Starry Twilight – Chapter 7 – A Grey-eyed Stranger
I apologize, but for a little while things are going to get rather complicated. I am going to try to make this stand alone, but I may decide its not possible without getting too repetitive, so I would suggest you read Heart of Earth, Heart of Stone, at the very least starting at Chapter Twelve. (Which will be submitted some time soon) I am sorry for any inconvenience.
Elladan waited, listening intently, until the last sounds of the orcs faded into the bright light of day. He was fairly certain more would remain, for even the Uruks of Ceriman would not voluntarily remain in the light of the sun. But since he was now sure there was again a driving force behind them, he could not be certain. The only thing to do was to go and see.
He looked up to see both Tinel and Elrohir watching him expectantly. His brother was no longer clinging to Tinel’s hand, a fact which he noted with relief.
“Shall we go Elrohir?” he asked, swiftly standing, “I believe we should split up, each examining a separate area of the valley.”
“Shall we go Elrohir?” Tinel repeated incredulously, leaping to her feet, “Surely you don’t expect me to remain here!”
“There may be Uruks still lurking about,” Elladan began, “It will be dangerous.”
“I am quite able to take care of myself, thank you!” Tinel said derisively. “I shall participate in the search.”
The two brothers shared a glance, silently communicating in a way which Tinel ordinarily admired, but which now infuriated her.
“I cannot believe you two!” she cried, “How often in the last century have I joined you in hunting orcs? And now you think I shall be don in by a few stragglers? How often must I prove myself?”
“Its not that,” Elrohir said softly, “We know they must be guided again by some force, and orcs led are much different from orcs wandering aimlessly.”
Tinel merely glared at him.
“But you are right,” Elladan rushed to say, “We shouldn’t let our care for you make us overly protective. Just promise us that if you find any orcs you will not engage them, but instead come to find us.”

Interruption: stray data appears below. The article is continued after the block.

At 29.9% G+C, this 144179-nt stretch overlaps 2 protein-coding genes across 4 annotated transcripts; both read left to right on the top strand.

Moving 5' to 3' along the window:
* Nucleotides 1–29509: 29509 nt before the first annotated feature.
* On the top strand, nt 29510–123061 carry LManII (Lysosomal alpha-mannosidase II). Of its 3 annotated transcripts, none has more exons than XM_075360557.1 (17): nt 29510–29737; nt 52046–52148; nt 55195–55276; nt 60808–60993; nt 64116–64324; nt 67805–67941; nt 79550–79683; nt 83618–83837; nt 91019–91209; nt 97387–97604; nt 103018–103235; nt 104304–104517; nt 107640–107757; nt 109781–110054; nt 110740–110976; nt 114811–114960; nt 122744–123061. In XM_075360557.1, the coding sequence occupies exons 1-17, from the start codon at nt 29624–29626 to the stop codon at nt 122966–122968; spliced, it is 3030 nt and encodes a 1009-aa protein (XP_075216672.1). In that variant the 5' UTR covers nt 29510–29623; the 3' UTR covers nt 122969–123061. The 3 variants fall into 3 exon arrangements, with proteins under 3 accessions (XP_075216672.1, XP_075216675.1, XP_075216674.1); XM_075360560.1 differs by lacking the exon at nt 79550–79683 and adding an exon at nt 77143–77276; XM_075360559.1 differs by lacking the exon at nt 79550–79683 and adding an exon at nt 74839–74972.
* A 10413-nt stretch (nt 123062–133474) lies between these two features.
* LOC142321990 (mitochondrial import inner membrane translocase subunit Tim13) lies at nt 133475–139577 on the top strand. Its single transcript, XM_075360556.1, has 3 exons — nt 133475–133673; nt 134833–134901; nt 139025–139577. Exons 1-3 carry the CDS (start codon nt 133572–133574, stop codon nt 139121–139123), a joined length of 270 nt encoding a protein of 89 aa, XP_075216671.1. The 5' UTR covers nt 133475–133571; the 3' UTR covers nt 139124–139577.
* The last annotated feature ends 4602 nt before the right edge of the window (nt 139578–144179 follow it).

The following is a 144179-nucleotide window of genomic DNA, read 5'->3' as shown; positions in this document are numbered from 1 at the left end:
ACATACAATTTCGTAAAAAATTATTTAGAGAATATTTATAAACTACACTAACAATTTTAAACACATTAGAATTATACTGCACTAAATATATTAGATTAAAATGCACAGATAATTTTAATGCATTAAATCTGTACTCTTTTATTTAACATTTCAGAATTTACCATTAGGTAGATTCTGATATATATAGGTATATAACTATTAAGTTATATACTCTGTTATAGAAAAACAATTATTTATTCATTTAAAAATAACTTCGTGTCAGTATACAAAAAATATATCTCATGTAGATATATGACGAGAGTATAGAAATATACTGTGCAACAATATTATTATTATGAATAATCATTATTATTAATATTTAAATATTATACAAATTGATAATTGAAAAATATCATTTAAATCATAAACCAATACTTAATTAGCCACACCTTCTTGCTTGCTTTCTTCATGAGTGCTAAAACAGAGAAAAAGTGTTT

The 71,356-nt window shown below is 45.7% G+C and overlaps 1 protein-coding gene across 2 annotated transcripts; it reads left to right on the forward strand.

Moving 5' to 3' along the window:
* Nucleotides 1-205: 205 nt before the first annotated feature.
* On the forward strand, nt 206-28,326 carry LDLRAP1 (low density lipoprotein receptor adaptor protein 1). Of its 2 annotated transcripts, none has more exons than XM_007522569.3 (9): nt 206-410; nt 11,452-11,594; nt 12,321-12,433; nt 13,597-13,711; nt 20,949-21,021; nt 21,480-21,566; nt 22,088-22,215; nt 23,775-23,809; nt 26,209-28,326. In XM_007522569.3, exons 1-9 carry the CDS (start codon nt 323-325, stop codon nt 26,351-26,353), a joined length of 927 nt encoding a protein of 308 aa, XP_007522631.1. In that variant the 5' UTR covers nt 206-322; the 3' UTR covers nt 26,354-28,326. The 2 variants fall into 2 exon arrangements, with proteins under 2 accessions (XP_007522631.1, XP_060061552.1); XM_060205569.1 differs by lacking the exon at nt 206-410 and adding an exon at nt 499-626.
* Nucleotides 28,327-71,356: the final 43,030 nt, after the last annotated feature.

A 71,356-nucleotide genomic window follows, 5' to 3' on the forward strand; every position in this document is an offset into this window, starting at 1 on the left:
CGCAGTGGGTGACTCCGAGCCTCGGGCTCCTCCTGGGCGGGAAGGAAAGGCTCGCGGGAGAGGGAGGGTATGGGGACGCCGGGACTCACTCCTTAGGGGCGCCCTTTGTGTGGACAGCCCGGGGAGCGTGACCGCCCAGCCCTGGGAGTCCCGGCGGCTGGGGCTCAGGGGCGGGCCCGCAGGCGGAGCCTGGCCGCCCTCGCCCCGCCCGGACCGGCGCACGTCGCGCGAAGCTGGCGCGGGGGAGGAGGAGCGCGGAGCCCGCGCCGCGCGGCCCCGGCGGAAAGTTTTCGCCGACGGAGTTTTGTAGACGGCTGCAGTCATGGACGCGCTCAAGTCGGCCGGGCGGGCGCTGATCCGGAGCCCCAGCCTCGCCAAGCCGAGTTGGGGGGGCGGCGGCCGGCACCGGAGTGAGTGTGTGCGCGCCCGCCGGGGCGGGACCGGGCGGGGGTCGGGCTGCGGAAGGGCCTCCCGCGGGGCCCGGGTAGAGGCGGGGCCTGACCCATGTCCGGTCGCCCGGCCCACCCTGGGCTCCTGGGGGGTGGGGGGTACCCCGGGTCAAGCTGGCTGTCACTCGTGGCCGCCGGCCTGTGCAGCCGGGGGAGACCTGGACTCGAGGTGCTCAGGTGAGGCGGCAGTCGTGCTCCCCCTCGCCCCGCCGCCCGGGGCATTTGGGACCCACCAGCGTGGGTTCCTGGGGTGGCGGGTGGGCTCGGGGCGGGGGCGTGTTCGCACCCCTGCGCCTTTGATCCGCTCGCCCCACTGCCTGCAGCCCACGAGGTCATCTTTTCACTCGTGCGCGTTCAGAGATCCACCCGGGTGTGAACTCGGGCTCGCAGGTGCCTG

Tinel smiled brightly, “I shan’t do anything foolish, I promise.”
This was not what Elladan had meant, but he knew that he really had no way of keeping her here, so such a promise was actually more than he had hoped for.
“I’ll take the east of the valley.” Elrohir volunteered.
“And I’ll take the mountainside,” Elladan added, smiling to himself.
“Oooooo!” Tinel growled, angry at the trick they had played her. They had left her the West, by the Ford, the place least likely to have any orcs, or indeed anything of interest. To make matters worse, the look the brother’s now exchanged was entirely too smug.
A heart broken from grief is one of the dangers that Elves face, being one of the only ways they can pass from this life. Twice in the past Elrohir had felt himself in danger of succumbing to this fate. The pain in his heart had been so great that he thought it would break.
He was very attached to his mother, and had never, before or since, known such fury as when she had been taken by the orcs, nor such grief as when they found her broken body, and they had feared she would die. The image was still burned into his mind, the bruises staining her skin, and the blood soaking her tattered clothing. But worst of all was the expression in her eyes when they had finally been able to wake her. Luckily his father was able to save her, though her spirit was so damaged she could no longer stand to remain in Middle-earth. He hoped that she had been able to find peace in Valinor, that she had not departed from them to no purpose.
The second occasion was upon the disappearance of his sister, Arwen. Right up until they received the news he had hoped to be able to convince her to abandon this plan of leaving her immortality behind. But she remained firm. It was still difficult for him to accept that she was gone. It did not help that he had been unable to say good-bye to her. They had traveled to Gondor that last time, to find Elessar dead, and ARwen gone, no one knew where.
He still did not know where her body lay, and he stubbornly clung to the hope that she had perhaps chosen to accompany the Mirkwood Prince to Valinor.
But now he felt that extreme grief again, or perhaps it was more a reopening of his old wounds. HE found not a single living thing within Imladris, though the foul stench of orc presence filled the air. He soon discovered why when he found several bunches of dead orcs, and orc blood staining the white marble in many places.
There was not a single room which had not been ransacked. The stables still burned, though enough trace of the power of the elves remained that it did not spread to the forest.
At the moment Elrohir was kneeling in his own room, turning what remained of the shredded pages of the Lay of Beren and Luthien, Arwen’s favorite book, which she had given to Elrohir just after her wedding, hoping to help him understand her decision to die with her Estel. It had not succeeded, he still did not understand, he did not understand Luthien’s decision, nor Elros’s. But still, it hurt to have lost something which was so dear to her.